The menu at Scruby's BBQ is authentic Southern through and through, but the ribs have an unexpected source: Denmark. The country's pork is widely held to be some of the highest quality in the world, and Scruby's pitmasters find that it's their best bet for optimal age, weight, and meat content. The chosen ribs make their way to an open brick pit along with dry-rubbed chicken, brisket, turkey, beef, and, of course, more pork, where they slowly drink in the smoke of black jack oak.
Once they're fall-off-the-bone tender, the ribs are slathered with home-made sauce?deemed good enough to "eat it on crackers" in a 2011 SunSentinel review?and char-grilled until they acquire a sweet, caramelized crust. Then it's time to slap them on a plate and surround them with any of a dozen sides, all made from scratch or nostalgic helpings of macaroni and cheese. Desserts are made in-house, too, including peanut-butter pie and fruit-filled banana-split cake.
On a trip to Georgia after giving birth to her third child, Desiree Polazzo had her first taste of a bite-sized orb of cake that—despite her strict dieting to get back into pre-baby shape—had her hooked. Awed by the decadent treat, Desiree returned home to Florida and headed straight for her kitchen to experiment with a recipe of her own. She finally architected a dulcet, velvety cake pop that recaptured the excitement of that first Georgia pop, she opened Cake Pop-It to share her discovery with the community’s sweet teeth.
In the years since, Desiree has let her creativity take the reigns of her confection-crafting process, decorating each pop with a whimsical design or turning it into an edible character replete with a smiling face and a mysterious past. Cake Pop-It’s staff of bakers also forges other sugary nibbles including custom cakes and cupcakes with inventive flavors such as salted caramel, key-lime pie, and crumb cake.
Surrounded by the mellow confines of the dining room, the aromatic, slow-cooked food at Jamaica House shines. The menu is home to a collection of authentic Caribbean dishes, such as jerk pork, curried goat, and sweet plantains, as well as breakfast items such as saltfish, callaloo, and just-right Goldilocks porridge. A mini bar and pool table keep visitors occupied when they're not busy eating.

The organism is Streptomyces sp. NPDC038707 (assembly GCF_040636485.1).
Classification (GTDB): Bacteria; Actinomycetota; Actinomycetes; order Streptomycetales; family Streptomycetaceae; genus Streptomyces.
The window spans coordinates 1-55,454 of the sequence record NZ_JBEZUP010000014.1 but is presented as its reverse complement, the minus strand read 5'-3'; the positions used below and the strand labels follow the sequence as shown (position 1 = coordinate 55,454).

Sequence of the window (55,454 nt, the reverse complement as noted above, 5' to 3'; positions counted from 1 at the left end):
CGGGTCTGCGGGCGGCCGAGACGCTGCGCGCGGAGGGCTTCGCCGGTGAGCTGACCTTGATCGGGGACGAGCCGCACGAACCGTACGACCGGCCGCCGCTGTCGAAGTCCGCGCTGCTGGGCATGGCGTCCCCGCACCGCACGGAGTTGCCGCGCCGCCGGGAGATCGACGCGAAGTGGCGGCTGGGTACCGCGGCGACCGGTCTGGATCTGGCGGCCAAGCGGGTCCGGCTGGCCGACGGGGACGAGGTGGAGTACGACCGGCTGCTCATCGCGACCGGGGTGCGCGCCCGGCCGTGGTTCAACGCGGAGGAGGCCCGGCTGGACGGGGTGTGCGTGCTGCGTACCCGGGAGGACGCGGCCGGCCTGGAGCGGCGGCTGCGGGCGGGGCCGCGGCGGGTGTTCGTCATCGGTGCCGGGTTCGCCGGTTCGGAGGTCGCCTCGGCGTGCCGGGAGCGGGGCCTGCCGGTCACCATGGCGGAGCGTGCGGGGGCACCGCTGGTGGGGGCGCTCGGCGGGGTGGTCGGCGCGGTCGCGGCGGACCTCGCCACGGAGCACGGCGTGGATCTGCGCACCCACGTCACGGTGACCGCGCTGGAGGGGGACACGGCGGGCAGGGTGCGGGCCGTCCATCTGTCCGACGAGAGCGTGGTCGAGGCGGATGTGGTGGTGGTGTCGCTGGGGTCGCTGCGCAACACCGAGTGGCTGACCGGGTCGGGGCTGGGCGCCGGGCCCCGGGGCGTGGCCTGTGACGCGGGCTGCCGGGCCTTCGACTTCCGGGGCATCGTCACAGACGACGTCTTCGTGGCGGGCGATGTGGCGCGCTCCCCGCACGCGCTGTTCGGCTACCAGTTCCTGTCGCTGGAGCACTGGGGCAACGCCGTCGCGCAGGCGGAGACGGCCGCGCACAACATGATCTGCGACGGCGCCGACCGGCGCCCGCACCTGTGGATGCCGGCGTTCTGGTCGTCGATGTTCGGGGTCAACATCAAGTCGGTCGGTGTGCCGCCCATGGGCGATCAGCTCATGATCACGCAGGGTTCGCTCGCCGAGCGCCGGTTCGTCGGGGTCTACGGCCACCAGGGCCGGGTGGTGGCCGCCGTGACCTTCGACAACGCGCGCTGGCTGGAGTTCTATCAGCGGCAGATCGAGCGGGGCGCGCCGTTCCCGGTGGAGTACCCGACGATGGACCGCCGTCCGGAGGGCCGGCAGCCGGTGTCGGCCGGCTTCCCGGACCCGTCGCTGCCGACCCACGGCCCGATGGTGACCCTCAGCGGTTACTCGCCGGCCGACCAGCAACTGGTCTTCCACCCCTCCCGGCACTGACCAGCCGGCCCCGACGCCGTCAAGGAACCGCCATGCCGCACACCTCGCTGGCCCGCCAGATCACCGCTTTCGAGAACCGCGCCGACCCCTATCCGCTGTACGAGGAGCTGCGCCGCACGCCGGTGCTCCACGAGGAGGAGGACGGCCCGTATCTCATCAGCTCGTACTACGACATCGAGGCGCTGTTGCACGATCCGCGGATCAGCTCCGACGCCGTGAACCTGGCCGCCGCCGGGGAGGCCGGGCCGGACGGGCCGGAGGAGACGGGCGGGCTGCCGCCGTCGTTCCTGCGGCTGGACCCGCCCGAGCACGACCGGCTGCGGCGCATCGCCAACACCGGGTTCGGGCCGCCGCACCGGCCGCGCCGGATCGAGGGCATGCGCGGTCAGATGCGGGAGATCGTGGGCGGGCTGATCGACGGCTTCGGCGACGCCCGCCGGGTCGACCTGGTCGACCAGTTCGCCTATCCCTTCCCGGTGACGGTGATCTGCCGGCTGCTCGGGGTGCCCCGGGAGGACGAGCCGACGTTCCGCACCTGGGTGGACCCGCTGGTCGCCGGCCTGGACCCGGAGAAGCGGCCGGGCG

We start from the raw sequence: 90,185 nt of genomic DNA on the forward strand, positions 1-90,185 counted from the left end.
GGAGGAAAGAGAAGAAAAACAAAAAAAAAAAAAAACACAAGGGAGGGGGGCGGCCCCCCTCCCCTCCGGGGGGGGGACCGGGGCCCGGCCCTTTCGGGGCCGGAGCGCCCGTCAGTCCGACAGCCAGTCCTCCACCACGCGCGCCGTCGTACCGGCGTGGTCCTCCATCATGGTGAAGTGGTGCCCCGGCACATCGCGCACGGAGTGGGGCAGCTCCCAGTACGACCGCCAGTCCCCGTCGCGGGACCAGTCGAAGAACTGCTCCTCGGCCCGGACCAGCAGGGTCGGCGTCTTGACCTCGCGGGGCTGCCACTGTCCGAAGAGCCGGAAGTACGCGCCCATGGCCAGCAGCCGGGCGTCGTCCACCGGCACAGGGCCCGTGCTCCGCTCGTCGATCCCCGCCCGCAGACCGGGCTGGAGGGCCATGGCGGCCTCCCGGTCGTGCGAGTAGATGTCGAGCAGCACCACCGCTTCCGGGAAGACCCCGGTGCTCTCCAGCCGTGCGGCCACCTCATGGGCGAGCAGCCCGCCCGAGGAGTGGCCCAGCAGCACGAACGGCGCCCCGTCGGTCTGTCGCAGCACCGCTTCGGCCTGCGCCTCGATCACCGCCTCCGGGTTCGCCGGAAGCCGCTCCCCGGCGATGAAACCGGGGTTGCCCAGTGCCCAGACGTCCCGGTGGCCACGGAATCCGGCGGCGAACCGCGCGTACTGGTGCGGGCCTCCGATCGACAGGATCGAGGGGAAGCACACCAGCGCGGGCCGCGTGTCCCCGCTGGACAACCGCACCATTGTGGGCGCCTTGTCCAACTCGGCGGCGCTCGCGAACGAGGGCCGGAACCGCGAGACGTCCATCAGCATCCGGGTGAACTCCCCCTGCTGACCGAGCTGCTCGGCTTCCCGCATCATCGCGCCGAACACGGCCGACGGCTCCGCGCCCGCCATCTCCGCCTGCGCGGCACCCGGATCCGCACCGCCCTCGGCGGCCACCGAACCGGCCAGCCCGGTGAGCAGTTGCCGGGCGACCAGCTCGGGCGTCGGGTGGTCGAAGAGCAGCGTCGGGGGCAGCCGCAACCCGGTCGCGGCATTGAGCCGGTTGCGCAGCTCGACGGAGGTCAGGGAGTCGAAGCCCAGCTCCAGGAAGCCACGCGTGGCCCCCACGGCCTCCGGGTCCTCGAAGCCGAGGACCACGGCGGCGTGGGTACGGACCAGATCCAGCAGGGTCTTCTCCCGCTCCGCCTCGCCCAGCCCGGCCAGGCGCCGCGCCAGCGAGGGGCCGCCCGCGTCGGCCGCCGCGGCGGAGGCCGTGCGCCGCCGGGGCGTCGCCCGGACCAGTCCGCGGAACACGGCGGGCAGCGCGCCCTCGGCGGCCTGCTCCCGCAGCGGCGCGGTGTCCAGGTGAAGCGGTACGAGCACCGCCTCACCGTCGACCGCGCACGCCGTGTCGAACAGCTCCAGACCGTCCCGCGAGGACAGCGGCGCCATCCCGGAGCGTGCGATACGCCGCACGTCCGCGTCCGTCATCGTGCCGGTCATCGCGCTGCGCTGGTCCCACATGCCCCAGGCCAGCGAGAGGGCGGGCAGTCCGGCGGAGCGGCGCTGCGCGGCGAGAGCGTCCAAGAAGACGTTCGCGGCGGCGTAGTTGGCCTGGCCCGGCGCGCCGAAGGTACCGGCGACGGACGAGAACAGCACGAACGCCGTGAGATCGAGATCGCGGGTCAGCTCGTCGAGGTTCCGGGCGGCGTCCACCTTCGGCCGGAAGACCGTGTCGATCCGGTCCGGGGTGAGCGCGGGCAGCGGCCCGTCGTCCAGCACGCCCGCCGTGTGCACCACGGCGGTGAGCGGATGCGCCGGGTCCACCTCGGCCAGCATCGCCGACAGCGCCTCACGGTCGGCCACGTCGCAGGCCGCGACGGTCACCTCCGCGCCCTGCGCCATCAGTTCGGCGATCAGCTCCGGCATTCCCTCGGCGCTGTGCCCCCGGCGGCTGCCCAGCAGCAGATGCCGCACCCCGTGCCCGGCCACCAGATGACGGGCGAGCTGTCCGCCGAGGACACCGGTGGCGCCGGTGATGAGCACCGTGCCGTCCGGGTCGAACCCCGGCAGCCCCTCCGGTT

Without the use of animal products, the chefs at Gourmet Greenhouse raid Mother Nature's pantry to pile plates with healthy salads, savory sandwiches, drinks, and desserts. After discovering meat-free diets can lower the risk of disease and provide unconditional moral support to canine teeth, the founders inked a menu full of vegetarian, vegan, and raw delights. Creamy soups contain almond or rice milk instead of lacto-liquids ($4–$5), and almond-flaxseed meatballs wait to hatch in a squiggly nest of raw yellow spaghetti squash ($8).
In 1954, Gino's Italian Market's founder, Anthony Paparella, moved from the teeming fisheries of Bari to Hoboken, New Jersey, where he married a fellow Italian and worked as a builder for nearly 20 years. After retiring to South Florida in '73, Paparella brought a taste of his homeland stateside by opening a bustling bazaar filled with fresh produce, succulent meats, and sweet desserts.
The market's commitment to tradition and family can be found in all of its business practices, from its catered feasts of traditional baked pastas and rib roasts, to e-mail correspondences from the resident Nonna that contain expert advice on party planning, recipes, and optimal angles for cheek-pinching. Shoppers consult Nonna Anna and handy recipe guides to concoct rich sauces and tasty entrees from the store's bountiful selection of cheese, wine, ripe tomatoes, and imported Italian goods.
In addition to rounding out dinner plates with house-made prosciutto bread, fresh chicken, and juicy cuts of beef, Gino's graces weddings, desserts, and banquets with custom cakes and pastries.
Drawing inspiration from South American cuisine, the cooks at Che Pibe Grill roast hearty meats such as new york strip steaks, short ribs, and pork kebabs over an open flame. The Sun Sentinel also praised their "light and flaky" empanadas for "devilishly generous portions of shredded chicken or ground beef" in a 2007 review. But the chefs have even more tricks up their sleeves—they incorporate Italian influences into dishes such as marinara-sauced pastas and homemade tiramisu.
In the casual dining room, waiters pass these and other menu items onto tables illuminated by cylindrical pendant lamps. Opposite the seating, a countertop dominates the space with its polished granite surface and constant demands that staffers shine its mosaic tiles.